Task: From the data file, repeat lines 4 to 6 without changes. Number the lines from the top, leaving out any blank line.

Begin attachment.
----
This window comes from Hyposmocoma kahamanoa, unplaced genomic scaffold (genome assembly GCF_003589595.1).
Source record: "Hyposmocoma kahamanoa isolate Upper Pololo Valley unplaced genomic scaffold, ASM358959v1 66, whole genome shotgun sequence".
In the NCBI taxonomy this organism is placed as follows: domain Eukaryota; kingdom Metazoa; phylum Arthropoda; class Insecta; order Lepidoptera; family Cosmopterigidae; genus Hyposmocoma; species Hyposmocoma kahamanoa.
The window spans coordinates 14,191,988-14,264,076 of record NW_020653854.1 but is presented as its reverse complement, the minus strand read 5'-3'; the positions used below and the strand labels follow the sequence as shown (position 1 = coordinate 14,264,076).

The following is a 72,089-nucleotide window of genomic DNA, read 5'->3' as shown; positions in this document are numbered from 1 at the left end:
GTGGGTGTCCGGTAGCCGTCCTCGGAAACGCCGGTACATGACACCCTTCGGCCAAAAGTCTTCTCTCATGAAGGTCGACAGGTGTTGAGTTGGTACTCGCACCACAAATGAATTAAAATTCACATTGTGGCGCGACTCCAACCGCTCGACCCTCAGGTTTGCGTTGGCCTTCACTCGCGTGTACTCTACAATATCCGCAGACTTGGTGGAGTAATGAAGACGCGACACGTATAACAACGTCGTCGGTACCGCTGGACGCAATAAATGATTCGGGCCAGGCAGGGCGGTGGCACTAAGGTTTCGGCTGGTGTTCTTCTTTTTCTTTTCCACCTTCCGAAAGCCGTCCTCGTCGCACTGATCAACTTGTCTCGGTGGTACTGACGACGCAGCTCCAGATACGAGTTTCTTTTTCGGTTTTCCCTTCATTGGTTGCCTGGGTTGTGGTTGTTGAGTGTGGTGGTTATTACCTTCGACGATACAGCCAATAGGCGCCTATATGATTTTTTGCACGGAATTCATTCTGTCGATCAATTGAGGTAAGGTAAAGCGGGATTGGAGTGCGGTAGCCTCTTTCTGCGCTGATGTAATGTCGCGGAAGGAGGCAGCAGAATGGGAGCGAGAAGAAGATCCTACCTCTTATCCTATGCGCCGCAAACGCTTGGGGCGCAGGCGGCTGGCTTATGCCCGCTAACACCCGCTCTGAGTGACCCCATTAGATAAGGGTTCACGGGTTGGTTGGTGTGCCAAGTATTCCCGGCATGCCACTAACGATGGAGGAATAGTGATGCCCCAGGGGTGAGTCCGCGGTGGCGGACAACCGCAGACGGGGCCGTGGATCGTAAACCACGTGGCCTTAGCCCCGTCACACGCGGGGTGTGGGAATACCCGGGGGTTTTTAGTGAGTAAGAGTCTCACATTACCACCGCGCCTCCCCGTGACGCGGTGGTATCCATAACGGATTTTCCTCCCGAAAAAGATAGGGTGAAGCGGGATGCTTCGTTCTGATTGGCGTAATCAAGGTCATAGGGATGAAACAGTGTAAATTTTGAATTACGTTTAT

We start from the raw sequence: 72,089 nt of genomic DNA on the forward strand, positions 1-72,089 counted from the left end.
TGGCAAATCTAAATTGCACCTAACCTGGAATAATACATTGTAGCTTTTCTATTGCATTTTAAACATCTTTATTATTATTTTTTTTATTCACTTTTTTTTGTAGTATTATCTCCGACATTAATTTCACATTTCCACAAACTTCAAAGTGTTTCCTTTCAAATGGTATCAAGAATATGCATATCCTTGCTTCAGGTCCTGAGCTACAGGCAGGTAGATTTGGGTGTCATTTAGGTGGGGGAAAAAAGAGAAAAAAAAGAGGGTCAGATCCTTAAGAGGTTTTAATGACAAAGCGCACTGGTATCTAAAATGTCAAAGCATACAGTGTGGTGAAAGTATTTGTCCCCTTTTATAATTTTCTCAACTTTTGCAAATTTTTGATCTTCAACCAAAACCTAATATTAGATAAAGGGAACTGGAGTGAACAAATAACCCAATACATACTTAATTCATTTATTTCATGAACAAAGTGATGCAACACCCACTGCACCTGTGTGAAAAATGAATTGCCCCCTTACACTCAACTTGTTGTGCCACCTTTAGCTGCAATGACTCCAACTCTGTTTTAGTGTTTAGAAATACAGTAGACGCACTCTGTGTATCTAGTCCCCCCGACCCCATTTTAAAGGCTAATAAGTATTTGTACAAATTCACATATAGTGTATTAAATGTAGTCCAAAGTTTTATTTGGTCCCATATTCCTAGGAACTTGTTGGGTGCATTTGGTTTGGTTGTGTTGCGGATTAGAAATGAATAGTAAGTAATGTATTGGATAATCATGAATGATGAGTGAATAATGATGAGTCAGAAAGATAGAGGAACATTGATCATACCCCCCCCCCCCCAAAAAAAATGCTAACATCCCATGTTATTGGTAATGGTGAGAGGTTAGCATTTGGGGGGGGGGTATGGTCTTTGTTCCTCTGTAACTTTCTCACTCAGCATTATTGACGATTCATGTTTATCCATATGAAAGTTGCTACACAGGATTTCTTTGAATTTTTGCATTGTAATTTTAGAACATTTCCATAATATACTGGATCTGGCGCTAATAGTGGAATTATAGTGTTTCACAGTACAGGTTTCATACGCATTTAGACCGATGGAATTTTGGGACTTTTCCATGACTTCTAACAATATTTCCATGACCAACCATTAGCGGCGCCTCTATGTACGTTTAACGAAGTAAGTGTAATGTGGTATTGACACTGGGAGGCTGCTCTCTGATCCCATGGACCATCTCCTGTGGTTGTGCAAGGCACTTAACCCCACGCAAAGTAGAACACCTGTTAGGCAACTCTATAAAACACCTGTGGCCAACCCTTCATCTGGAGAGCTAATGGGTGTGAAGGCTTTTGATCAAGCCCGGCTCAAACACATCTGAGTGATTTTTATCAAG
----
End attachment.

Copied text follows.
The window spans coordinates 14,191,988-14,264,076 of record NW_020653854.1 but is presented as its reverse complement, the minus strand read 5'-3'; the positions used below and the strand labels follow the sequence as shown (position 1 = coordinate 14,264,076).

The following is a 72,089-nucleotide window of genomic DNA, read 5'->3' as shown; positions in this document are numbered from 1 at the left end:
GTGGGTGTCCGGTAGCCGTCCTCGGAAACGCCGGTACATGACACCCTTCGGCCAAAAGTCTTCTCTCATGAAGGTCGACAGGTGTTGAGTTGGTACTCGCACCACAAATGAATTAAAATTCACATTGTGGCGCGACTCCAACCGCTCGACCCTCAGGTTTGCGTTGGCCTTCACTCGCGTGTACTCTACAATATCCGCAGACTTGGTGGAGTAATGAAGACGCGACACGTATAACAACGTCGTCGGTACCGCTGGACGCAATAAATGATTCGGGCCAGGCAGGGCGGTGGCACTAAGGTTTCGGCTGGTGTTCTTCTTTTTCTTTTCCACCTTCCGAAAGCCGTCCTCGTCGCACTGATCAACTTGTCTCGGTGGTACTGACGACGCAGCTCCAGATACGAGTTTCTTTTTCGGTTTTCCCTTCATTGGTTGCCTGGGTTGTGGTTGTTGAGTGTGGTGGTTATTACCTTCGACGATACAGCCAATAGGCGCCTATATGATTTTTTGCACGGAATTCATTCTGTCGATCAATTGAGGTAAGGTAAAGCGGGATTGGAGTGCGGTAGCCTCTTTCTGCGCTGATGTAATGTCGCGGAAGGAGGCAGCAGAATGGGAGCGAGAAGAAGATCCTACCTCTTATCCTATGCGCCGCAAACGCTTGGGGCGCAGGCGGCTGGCTTATGCCCGCTAACACCCGCTCTGAGTGACCCCATTAGATAAGGGTTCACGGGTTGGTTGGTGTGCCAAGTATTCCCGGCATGCCACTAACGATGGAGGAATAGTGATGCCCCAGGGGTGAGTCCGCGGTGGCGGACAACCGCAGACGGGGCCGTGGATCGTAAACCACGTGGCCTTAGCCCCGTCACACGCGGGGTGTGGGAATACCCGGGGGTTTTTAGTGAGTAAGAGTCTCACATTACCACCGCGCCTCCCCGTGACGCGGTGGTATCCATAACGGATTTTCCTCCCGAAAAAGATAGGGTGAAGCGGGATGCTTCGTTCTGATTGGCGTAATCAAGGTCATAGGGATGAAACAGTGTAAATTTTGAATTACGTTTAT